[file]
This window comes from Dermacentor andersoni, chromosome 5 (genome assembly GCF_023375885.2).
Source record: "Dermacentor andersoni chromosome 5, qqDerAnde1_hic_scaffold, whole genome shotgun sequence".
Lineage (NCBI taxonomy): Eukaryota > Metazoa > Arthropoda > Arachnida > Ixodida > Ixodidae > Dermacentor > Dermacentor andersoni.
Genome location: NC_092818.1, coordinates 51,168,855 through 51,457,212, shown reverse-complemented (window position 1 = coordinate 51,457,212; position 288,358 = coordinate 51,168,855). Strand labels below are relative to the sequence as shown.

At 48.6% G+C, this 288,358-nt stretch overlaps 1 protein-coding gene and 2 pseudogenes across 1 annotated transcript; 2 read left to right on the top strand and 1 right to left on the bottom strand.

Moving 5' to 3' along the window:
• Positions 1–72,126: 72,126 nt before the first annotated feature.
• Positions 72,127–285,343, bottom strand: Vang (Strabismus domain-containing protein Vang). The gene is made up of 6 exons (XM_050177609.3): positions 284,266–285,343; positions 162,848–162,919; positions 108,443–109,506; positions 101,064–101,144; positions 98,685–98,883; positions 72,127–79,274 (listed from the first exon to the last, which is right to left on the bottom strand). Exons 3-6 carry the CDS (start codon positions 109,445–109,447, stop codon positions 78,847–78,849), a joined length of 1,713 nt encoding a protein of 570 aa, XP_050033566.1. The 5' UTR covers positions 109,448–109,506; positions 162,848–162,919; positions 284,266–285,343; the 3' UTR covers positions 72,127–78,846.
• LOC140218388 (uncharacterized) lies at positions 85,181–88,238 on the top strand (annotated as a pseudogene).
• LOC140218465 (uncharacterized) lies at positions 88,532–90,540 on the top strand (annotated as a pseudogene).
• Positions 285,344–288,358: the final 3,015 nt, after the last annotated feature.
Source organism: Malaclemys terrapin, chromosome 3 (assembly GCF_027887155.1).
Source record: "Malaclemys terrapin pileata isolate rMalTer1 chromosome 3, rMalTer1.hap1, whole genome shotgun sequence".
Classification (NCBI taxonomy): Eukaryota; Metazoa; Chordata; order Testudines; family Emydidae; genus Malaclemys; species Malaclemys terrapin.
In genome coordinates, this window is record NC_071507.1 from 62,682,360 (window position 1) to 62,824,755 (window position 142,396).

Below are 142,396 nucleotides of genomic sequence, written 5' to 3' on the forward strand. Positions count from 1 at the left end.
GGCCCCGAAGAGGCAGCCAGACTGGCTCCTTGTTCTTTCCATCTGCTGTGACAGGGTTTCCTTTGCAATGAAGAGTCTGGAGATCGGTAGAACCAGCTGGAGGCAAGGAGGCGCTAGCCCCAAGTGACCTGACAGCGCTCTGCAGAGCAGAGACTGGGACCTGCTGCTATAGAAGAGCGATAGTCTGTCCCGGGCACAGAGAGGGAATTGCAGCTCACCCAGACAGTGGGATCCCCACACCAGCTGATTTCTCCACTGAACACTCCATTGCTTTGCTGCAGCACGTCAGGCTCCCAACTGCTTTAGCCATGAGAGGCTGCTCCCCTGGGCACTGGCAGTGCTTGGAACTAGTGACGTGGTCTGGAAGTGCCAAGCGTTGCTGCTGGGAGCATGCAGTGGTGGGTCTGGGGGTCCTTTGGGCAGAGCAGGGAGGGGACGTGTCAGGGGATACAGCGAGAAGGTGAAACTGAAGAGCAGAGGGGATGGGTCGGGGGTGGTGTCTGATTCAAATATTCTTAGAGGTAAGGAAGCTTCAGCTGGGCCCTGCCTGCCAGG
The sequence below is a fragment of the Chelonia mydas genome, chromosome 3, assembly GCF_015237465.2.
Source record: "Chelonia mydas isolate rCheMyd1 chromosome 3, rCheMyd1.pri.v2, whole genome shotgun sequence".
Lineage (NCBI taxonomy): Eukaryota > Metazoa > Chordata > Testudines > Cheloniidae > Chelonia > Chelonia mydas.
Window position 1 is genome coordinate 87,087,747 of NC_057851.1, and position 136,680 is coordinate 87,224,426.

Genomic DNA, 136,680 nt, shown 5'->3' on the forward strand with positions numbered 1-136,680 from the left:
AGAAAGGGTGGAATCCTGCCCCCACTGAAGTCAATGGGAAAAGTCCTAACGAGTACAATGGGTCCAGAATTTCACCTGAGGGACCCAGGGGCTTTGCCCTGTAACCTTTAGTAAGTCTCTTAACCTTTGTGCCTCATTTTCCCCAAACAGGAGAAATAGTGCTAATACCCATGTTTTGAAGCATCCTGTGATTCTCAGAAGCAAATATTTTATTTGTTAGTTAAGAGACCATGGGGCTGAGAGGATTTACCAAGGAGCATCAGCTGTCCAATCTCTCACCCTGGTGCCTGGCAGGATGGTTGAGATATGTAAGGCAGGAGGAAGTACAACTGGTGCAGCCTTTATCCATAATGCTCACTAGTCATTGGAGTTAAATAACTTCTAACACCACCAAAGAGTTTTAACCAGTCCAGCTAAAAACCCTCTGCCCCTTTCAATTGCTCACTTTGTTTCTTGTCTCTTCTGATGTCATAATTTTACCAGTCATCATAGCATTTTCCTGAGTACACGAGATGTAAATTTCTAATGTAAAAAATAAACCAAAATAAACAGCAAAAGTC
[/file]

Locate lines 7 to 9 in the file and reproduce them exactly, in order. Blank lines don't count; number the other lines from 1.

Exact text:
• Positions 1–72,126: 72,126 nt before the first annotated feature.
• Positions 72,127–285,343, bottom strand: Vang (Strabismus domain-containing protein Vang). The gene is made up of 6 exons (XM_050177609.3): positions 284,266–285,343; positions 162,848–162,919; positions 108,443–109,506; positions 101,064–101,144; positions 98,685–98,883; positions 72,127–79,274 (listed from the first exon to the last, which is right to left on the bottom strand). Exons 3-6 carry the CDS (start codon positions 109,445–109,447, stop codon positions 78,847–78,849), a joined length of 1,713 nt encoding a protein of 570 aa, XP_050033566.1. The 5' UTR covers positions 109,448–109,506; positions 162,848–162,919; positions 284,266–285,343; the 3' UTR covers positions 72,127–78,846.
• LOC140218388 (uncharacterized) lies at positions 85,181–88,238 on the top strand (annotated as a pseudogene).